Invasive Species Compendium

Detailed coverage of invasive species threatening livelihoods and the environment worldwide

Abstract

The high adaptability of Hyphantria cunea larvae to cinnamic acid involves in detoxification, antioxidation and gut microbiota response.

Abstract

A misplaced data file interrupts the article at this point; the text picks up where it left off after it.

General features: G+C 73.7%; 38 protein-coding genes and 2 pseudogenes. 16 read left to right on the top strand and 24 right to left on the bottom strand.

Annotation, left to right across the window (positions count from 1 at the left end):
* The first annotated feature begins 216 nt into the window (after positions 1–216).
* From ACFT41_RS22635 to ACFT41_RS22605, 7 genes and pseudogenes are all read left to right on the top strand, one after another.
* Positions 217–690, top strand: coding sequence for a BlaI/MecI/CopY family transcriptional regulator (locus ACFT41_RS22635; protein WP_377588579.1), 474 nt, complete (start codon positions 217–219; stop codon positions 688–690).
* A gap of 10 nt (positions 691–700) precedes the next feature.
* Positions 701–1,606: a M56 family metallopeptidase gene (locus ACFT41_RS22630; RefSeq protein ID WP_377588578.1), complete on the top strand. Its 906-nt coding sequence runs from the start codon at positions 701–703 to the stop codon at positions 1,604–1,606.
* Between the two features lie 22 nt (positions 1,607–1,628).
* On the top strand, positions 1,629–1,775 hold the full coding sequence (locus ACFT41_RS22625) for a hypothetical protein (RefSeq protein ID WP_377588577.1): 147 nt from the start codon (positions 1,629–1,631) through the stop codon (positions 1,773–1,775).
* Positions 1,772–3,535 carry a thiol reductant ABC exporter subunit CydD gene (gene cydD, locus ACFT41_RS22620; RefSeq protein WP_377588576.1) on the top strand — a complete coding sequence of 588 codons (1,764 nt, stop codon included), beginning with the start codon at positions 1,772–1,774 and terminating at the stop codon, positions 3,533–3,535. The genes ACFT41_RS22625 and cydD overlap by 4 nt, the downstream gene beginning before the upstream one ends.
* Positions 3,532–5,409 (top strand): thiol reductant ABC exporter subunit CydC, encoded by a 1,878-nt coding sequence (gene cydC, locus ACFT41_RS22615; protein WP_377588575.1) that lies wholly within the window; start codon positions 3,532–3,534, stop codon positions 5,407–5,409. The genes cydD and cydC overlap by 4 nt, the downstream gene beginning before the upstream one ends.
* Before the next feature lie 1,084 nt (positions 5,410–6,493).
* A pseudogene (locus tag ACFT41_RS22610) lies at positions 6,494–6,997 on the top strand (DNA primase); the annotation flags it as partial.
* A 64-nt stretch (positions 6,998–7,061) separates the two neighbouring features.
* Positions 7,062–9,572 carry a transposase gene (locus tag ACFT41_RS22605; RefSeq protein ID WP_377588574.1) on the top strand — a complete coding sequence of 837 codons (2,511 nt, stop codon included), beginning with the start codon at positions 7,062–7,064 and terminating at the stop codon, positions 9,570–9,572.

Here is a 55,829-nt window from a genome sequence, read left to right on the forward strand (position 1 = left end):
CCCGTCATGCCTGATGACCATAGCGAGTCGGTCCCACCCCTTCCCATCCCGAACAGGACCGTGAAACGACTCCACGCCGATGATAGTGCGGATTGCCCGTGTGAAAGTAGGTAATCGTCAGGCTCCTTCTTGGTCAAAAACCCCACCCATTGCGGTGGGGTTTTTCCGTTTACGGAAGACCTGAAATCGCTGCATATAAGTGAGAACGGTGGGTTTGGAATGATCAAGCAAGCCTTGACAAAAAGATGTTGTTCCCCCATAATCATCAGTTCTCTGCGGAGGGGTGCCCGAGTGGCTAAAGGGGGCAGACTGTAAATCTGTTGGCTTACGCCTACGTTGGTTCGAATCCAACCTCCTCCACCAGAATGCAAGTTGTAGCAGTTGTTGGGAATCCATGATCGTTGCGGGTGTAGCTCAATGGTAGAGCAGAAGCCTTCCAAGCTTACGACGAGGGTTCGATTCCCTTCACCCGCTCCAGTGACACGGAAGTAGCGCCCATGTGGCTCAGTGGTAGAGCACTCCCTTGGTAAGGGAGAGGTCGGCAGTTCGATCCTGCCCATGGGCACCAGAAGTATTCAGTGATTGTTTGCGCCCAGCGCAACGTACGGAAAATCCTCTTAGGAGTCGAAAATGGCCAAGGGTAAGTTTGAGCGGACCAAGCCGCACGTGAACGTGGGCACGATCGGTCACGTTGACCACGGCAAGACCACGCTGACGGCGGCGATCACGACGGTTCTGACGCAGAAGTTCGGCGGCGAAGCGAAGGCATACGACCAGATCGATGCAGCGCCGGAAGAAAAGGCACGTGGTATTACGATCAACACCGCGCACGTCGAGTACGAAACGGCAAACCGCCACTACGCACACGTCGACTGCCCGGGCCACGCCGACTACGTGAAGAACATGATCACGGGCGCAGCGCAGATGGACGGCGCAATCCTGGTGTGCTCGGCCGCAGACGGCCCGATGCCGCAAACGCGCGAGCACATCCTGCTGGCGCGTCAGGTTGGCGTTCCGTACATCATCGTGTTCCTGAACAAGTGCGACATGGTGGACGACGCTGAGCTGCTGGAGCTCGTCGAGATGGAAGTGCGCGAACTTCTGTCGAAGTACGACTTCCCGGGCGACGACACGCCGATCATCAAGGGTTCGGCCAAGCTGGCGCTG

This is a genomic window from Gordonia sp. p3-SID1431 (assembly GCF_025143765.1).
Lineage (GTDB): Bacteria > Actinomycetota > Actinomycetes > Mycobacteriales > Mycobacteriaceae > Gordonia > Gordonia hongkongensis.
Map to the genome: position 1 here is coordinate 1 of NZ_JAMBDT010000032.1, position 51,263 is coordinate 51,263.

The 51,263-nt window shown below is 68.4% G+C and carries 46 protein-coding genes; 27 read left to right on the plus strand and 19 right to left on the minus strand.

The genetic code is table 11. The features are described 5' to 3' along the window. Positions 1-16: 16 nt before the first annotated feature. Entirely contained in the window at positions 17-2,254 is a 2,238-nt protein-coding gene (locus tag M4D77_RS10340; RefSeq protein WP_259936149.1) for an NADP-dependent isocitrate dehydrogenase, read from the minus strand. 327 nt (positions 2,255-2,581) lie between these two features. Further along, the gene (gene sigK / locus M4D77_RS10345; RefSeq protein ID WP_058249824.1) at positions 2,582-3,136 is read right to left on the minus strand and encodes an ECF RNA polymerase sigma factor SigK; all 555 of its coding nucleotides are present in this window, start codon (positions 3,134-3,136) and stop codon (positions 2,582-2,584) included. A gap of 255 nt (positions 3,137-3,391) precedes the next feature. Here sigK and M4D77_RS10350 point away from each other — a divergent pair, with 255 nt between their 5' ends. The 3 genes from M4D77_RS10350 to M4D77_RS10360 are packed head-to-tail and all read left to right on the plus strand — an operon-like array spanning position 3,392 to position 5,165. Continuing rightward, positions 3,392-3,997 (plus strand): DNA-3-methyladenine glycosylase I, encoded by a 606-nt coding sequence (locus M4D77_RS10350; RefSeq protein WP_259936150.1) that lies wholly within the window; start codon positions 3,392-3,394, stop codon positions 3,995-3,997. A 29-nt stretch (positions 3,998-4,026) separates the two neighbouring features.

Hyphantria cunea is one of the most destructive invasive agricultural and forest pests worldwide. In order to better understand the adaptation mechanism of H. cunea larvae to secondary metabolites of their highly diversified host plants, the physiological function and detoxification ability of midgut, as well as the gut microbial community were investigated in H. cunea larvae fed with cinnamic acid-treated artificial diets. Our results showed that cinnamic acid treatment could not affect the growth and food utilization of H. cunea larvae, as evidenced by a non-significantly altered larval body weight and efficiency of conversion of ingested food. Evaluation of oxidative stress-related parameters (e.g. malondialdehyde and hydrogen peroxide) and midgut histopathology also clearly confirmed that cinnamic acid treatment caused no significant oxidative damage and pathological changes in the larval midgut. Variance analysis showed that cinnamic acid treatment significantly increased the content of non-enzymatic antioxidants (ascorbic acid and glutathione), the activity of antioxidant enzymes (superoxide dismutase and peroxidase) and detoxification enzyme (carboxylate esterase), as well as the abundance of several gut microbiota at the genus level (Hydrogenophaga and Acinetobacter) involved in the organic substance degradation in larval midgut. Further Pearson's correlation analysis revealed that these strongly altered gut microbiota at the genus level appeared to be significantly correlated with the detoxification and antioxidation parameters. These findings demonstrate the high adaptability of H. cunea larvae to cinnamic acid involves in detoxification, antioxidation and gut microbiota response, and indicate the existence of an extremely effective counter-defense mechanism for H. cunea larvae against the secondary metabolites of host plants.